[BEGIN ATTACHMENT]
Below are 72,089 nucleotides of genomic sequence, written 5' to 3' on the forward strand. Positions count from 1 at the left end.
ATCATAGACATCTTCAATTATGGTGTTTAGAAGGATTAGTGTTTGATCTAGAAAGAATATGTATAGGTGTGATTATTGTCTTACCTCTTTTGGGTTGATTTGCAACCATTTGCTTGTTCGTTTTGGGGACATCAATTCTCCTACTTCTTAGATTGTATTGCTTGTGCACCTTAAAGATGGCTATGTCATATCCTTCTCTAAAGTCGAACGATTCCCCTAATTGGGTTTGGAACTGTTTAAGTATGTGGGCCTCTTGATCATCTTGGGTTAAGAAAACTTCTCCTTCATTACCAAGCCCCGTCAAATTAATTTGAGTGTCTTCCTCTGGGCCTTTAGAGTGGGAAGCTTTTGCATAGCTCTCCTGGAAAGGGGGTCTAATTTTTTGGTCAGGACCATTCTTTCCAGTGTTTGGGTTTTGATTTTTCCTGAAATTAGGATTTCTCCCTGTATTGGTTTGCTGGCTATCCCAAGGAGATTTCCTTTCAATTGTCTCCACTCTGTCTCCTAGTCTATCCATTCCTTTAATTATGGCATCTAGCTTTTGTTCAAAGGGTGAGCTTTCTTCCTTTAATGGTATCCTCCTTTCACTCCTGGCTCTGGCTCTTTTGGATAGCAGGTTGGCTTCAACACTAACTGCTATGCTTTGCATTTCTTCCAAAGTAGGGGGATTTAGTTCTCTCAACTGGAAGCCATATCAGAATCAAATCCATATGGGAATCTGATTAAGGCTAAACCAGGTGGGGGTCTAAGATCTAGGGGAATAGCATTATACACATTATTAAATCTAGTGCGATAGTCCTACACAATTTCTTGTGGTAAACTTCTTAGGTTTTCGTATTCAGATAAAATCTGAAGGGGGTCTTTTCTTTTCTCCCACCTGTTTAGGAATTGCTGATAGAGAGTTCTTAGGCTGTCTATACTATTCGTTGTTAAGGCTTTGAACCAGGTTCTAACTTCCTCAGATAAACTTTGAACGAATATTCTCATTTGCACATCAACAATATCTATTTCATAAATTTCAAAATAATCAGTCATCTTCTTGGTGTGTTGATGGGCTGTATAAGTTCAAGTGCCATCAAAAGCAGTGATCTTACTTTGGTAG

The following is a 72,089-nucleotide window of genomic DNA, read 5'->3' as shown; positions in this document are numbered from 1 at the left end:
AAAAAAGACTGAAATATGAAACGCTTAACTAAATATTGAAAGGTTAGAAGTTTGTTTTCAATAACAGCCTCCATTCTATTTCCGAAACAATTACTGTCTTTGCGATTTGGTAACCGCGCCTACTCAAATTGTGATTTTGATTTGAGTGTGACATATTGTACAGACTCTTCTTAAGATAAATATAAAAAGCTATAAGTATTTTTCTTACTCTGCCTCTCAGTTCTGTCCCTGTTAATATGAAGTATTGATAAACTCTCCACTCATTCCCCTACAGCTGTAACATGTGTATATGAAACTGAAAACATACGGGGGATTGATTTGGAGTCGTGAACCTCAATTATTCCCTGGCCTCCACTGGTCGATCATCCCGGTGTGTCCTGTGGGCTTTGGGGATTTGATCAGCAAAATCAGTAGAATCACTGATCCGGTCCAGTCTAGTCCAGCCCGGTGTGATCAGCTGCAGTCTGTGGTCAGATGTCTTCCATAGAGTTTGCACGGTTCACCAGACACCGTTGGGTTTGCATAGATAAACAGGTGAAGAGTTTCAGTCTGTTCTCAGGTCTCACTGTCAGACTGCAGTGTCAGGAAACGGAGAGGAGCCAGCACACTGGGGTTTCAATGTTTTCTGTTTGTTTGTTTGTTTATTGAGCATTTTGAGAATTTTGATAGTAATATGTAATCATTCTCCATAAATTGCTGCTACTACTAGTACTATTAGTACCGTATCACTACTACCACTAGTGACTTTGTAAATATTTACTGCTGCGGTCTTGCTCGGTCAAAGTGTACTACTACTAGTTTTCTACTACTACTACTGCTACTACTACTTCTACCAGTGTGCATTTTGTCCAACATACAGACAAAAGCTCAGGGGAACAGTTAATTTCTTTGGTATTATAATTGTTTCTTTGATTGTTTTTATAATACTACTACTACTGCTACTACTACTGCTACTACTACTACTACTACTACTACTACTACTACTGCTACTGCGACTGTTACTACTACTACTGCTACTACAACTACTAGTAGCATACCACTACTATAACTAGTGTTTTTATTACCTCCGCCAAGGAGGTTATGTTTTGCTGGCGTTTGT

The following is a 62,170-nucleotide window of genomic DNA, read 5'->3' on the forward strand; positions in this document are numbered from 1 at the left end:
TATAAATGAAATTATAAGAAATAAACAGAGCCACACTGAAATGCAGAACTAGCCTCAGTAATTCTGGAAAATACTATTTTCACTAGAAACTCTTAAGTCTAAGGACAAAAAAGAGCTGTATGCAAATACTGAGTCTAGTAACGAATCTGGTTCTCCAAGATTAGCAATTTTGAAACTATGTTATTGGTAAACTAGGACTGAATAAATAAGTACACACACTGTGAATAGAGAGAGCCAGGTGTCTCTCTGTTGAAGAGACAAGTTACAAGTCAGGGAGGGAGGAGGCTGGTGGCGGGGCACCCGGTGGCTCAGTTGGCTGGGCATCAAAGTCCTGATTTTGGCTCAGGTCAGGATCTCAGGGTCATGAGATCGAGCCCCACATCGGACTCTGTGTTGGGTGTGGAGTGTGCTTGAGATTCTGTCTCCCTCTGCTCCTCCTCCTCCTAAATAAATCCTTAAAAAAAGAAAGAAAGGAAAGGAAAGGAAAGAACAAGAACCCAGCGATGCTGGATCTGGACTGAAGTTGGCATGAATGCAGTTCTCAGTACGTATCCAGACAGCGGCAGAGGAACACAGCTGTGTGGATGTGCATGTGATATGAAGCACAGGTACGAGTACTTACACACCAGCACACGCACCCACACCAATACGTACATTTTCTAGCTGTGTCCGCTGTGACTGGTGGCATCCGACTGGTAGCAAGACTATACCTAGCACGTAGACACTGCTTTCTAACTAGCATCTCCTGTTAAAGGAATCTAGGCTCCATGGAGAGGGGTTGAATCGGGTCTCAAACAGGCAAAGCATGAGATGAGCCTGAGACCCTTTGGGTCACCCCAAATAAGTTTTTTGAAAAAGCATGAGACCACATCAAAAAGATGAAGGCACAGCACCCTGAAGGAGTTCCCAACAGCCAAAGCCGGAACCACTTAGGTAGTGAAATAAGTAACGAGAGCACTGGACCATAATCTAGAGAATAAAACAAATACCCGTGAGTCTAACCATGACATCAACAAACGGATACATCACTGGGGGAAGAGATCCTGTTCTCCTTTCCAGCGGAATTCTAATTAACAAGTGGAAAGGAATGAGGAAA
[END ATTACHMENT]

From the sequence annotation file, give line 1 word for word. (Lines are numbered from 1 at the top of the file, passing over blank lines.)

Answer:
Below are 72,089 nucleotides of genomic sequence, written 5' to 3' on the forward strand. Positions count from 1 at the left end.